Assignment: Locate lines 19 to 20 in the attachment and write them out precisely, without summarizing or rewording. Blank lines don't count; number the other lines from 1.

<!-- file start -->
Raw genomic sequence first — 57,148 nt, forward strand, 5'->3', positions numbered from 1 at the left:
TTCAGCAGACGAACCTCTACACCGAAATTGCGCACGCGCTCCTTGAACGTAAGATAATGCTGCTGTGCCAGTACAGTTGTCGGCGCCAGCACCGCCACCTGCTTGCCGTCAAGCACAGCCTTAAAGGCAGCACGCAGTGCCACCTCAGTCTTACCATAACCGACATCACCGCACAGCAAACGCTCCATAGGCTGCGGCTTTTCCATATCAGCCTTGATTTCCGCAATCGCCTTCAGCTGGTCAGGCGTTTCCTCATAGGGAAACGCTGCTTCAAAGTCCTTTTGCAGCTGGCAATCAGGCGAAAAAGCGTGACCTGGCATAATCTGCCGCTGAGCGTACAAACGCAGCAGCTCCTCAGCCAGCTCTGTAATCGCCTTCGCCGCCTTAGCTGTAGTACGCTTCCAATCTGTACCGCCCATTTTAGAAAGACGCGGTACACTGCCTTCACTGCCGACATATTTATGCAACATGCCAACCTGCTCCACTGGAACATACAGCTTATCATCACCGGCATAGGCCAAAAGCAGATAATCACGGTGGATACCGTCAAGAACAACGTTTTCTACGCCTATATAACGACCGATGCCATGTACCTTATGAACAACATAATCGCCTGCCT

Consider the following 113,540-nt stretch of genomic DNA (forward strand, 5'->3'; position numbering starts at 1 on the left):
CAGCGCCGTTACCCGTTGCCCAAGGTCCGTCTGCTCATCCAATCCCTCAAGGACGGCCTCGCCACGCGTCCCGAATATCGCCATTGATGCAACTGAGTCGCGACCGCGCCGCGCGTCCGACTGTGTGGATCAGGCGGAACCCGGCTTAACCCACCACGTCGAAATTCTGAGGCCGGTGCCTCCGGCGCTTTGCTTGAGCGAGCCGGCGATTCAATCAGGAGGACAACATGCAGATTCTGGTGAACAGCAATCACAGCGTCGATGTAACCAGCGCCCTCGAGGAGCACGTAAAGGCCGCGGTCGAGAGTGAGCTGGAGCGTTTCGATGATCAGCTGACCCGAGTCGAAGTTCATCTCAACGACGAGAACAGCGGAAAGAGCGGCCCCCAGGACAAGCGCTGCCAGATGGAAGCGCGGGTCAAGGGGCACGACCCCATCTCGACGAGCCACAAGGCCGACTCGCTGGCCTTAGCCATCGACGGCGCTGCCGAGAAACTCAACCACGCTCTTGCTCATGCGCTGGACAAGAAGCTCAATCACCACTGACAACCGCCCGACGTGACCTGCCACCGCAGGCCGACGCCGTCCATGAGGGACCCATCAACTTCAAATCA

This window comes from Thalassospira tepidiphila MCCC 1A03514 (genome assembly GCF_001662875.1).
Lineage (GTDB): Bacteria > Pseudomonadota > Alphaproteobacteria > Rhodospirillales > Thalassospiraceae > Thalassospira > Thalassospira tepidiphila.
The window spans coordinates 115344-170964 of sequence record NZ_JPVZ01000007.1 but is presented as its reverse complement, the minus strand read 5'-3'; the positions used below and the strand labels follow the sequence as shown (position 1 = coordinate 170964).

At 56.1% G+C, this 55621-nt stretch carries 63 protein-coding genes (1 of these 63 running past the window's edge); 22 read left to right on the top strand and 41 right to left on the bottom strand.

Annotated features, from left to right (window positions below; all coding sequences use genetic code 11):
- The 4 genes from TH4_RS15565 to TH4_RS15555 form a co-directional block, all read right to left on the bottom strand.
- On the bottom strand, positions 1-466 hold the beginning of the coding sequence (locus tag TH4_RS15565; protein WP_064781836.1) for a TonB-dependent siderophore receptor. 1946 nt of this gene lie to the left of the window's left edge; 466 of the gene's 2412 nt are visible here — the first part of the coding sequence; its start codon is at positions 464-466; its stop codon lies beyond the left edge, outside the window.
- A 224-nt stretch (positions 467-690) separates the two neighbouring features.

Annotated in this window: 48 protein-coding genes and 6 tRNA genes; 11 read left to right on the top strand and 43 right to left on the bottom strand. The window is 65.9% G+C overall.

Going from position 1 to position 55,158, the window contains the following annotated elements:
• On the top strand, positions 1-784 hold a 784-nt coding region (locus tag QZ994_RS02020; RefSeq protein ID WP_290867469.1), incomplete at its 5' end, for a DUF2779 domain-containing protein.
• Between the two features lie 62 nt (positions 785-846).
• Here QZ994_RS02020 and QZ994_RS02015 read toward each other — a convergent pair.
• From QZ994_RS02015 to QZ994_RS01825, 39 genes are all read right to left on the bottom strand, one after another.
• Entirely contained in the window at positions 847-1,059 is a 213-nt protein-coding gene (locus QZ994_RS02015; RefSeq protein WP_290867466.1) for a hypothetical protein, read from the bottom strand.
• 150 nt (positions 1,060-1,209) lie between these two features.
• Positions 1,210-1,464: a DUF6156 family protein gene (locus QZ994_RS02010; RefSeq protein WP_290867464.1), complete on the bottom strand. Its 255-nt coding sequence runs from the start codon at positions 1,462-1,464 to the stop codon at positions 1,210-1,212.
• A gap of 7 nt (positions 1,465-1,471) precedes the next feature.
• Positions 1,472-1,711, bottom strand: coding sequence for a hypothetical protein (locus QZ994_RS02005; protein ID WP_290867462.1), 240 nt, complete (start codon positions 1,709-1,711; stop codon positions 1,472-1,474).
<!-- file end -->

• Entirely contained in the window at positions 847-1,059 is a 213-nt protein-coding gene (locus QZ994_RS02015; RefSeq protein WP_290867466.1) for a hypothetical protein, read from the bottom strand.
• 150 nt (positions 1,060-1,209) lie between these two features.